MRS is of great importance for the early detection of neuronal functions. Kim et al. (42) reported two infants with NHBI. They found that, expect for parietooccipital acute phase DWI (hyperintense) and chronic phase routine MRI (atrophy) anomalies, pathological changes in early MRS were manifested as increased lactic acid and fatty acid peaks and declined acetyl aspartic acid peak. DWI and MRS results can also be useful for the early assessment of the scope and state of nerve damage during neonatal NHBI. Based on current research on the cytological pathogenesis of hypoglycemic injury, phosphate MRS detection can also distinguish the changes of concentrations between ATP phosphate and lactic acid. ATP decreases and lactic acid increases during HIE, while ATP decreases but lactic acid does not increase during NHBI. Therefore, the ATP/lactic acid ratio can be useful for the differentiation between acute and (or) subacute hypoglycemia and the evaluation of hypoglycemia sequelae (43).


EEG changes of NHBI

The brain electrophysiology of hypoglycemia in neonates has been rarely reported. It remains unclear whether hypoglycemia may induce specific brain electrophysiological changes. Early animal experiments (21) have found that hypoglycemia can induce slower brain electrical activity or equipotential/burst suppression. Recent studies have found early hypoglycemia can be manifested as increased density of frontal sharp transient (FST), delayed FST peak, or background electrical activity (49). Other studies have also found that, along with the decrease in blood glucose levels, brainwave frequency gradually slows down and its amplitude slowly declines, accompanied with clinical manifestation including anxiety and/or lethargy. When blood glucose falls below 1.36 mmol/L, the equipotential changes occur in electroencephalogram, indicating the occurrence of neuronal necrosis (50). In recent years, some authors have proposed that there can be no early EEG abnormalities in patients with asymptomatic hypoglycemia; however, if followed up to the school age, lower δ electric power and higher α electric power may occur in the frontotemporal and frontoparietal lobes, and its EEG changes are consistent with attention deficit hyperactivity disorder (ADHD) and attention deficit disorder (ADD). Other authors believe that EEG slow wave can be considered to be a subclinical manifestation of hypoglycemia. EEG amplitude and waveform changes can still reflect hypoglycemia and the severity of nervous system injury (50).


Nervous system outcomes of NHBI and its follow-up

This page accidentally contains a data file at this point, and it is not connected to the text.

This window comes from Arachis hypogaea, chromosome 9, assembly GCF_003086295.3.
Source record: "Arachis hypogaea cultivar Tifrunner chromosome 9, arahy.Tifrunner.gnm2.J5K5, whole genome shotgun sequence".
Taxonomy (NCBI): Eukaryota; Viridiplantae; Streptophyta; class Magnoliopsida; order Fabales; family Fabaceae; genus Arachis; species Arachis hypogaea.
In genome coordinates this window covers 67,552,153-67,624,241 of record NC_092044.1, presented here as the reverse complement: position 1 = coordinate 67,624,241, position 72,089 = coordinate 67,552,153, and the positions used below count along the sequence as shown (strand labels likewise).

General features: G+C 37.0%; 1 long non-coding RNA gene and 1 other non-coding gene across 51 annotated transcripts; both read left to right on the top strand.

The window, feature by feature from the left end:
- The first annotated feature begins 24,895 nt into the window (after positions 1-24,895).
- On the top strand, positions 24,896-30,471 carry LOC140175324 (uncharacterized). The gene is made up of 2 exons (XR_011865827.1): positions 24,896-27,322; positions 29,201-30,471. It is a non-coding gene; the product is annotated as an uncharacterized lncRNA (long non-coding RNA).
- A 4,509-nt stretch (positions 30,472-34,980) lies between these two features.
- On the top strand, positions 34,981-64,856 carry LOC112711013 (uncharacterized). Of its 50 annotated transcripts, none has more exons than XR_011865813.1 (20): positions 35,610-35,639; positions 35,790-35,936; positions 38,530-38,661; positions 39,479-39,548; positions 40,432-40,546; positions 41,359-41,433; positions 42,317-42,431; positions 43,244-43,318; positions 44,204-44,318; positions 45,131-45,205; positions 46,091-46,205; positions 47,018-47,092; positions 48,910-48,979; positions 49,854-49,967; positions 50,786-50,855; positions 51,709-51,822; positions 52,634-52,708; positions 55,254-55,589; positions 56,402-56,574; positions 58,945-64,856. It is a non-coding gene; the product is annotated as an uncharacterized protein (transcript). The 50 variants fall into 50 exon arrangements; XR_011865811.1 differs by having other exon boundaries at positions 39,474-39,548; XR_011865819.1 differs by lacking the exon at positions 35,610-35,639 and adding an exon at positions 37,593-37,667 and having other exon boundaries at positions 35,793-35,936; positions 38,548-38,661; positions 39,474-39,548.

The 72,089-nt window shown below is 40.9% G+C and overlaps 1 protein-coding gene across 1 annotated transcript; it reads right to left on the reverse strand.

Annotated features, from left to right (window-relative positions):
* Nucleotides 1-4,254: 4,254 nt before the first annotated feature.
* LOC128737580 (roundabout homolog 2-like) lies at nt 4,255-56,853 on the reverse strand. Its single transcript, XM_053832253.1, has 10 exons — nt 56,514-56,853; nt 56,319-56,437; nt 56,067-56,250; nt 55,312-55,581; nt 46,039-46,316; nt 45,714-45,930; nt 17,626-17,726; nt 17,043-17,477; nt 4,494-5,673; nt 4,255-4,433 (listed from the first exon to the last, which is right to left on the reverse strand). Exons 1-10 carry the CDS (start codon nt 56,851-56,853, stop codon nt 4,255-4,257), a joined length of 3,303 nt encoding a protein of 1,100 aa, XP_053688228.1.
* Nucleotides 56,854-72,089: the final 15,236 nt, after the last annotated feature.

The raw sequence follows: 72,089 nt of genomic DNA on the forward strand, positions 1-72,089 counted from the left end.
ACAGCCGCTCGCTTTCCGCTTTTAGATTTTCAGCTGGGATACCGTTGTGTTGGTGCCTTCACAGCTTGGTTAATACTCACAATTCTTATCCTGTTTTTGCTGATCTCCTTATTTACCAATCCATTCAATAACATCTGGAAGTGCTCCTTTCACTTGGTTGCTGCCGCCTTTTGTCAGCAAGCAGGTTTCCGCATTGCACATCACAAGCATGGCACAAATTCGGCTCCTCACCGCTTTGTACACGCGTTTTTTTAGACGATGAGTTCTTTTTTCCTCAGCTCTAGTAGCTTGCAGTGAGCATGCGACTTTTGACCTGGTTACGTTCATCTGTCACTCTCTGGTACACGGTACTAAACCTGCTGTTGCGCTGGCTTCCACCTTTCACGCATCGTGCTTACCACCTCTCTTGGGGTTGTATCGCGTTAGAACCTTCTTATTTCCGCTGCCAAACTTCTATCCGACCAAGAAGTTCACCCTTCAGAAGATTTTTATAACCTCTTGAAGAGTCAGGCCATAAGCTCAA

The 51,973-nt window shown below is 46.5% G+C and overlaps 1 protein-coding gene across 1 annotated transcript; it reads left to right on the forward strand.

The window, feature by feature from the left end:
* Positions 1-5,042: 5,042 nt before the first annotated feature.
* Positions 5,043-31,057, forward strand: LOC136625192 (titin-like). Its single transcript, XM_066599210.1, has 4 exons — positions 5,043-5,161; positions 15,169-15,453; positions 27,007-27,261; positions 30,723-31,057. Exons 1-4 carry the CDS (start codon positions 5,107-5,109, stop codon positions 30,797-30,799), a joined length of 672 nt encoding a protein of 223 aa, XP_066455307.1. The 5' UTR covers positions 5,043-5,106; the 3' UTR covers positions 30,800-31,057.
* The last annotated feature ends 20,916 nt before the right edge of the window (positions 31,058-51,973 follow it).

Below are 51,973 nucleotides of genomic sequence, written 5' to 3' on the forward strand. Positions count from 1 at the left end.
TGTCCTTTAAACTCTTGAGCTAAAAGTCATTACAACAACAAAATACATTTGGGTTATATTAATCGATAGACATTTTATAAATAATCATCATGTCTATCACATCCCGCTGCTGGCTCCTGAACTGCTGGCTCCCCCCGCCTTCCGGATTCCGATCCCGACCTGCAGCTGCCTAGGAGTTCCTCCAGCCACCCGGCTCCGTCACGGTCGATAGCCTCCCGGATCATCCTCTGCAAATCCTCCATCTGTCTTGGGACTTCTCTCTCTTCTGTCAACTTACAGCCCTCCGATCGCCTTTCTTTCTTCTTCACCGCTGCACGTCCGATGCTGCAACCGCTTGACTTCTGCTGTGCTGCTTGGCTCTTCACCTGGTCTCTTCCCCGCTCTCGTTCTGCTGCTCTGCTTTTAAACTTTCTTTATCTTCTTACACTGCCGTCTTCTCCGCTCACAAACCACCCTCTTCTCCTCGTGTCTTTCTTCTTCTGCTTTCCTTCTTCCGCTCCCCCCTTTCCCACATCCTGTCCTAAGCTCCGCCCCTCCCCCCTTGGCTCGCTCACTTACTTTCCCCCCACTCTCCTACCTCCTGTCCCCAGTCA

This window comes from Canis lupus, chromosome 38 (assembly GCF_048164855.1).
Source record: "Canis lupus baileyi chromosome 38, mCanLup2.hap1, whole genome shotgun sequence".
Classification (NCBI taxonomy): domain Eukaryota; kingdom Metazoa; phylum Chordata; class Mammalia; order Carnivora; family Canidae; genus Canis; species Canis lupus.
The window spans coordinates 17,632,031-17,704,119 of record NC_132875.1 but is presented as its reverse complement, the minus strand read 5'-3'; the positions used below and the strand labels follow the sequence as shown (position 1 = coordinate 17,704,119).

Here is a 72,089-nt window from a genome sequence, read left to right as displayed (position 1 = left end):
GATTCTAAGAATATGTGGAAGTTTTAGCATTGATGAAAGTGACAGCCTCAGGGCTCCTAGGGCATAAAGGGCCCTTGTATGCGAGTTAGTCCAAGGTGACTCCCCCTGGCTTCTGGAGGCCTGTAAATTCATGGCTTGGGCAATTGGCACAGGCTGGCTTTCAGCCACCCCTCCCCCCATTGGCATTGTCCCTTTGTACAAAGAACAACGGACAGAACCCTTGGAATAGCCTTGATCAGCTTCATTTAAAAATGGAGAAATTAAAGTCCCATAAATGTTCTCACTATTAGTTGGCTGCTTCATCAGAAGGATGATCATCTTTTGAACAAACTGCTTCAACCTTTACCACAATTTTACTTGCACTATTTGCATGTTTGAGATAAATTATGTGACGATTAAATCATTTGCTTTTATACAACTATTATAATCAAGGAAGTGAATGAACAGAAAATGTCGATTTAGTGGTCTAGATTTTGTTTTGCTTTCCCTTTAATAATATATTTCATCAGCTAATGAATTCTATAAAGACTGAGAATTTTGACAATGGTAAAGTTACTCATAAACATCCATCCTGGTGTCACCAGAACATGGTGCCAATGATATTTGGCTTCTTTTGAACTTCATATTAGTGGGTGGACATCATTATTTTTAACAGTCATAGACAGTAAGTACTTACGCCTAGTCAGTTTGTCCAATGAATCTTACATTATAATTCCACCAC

The prognosis of NHBI depends on the duration, severity, cerebral blood flow velocity, and cerebral glucose utilization ratio. Prompt diagnosis and treatment can warrant generally good prognosis (21). Sequelae mainly include visual disturbance, hearing impairment, cognitive abnormalities, and occipital lobe epilepsy. Follow-up has revealed that hypoglycemia did not induce psychomotor retardation in full-term healthy large-for-gestational-age infants at 4 years old (51). However, relevantly few clinical follow-up studies have been published. For these infants, neurodevelopmental conditions, intelligence quotient, reading ability, computing capability, exercise capacity, and others should be followed up. They should receive visual assessment at the adjustment age of 1 month and their growth, neurodevelopment, and visual and audiovisual conditions followed up at the adjustment age of 3, 6, 9, 12 and 18 months. Neurodevelopment can be evaluated by clinical psychiatrists using the WHO Disability Assessment Scale. Visual and auditory conditions can be respectively assessed through visual and auditory evoked potential.


Prevention and intervention of neonatal NHBI

Neonatal hypoglycemia may cause irreversible neurological sequelae (52). Persistent and recurrent hypoglycemia can severely impair brain growth and its function (53,54). Most cases of neonatal hypoglycemia can be asymptomatic or only have nonspecific clinical symptoms. Blood glucose testing conducted within postnatal 72 h is useful for the prevention and treatment of NHBI (55).

Early feeding is crucial for the prevention of NHBI; in other words, feeding should be initiated early to prevent NHBI (56). Changes in blood glucose should be closely monitored during hypoglycemia correction. Excessive correction of hypoglycemia may result in extensive fluctuations of blood glucose and even develop into hyperglycemia, which can also lead to brain injury (57).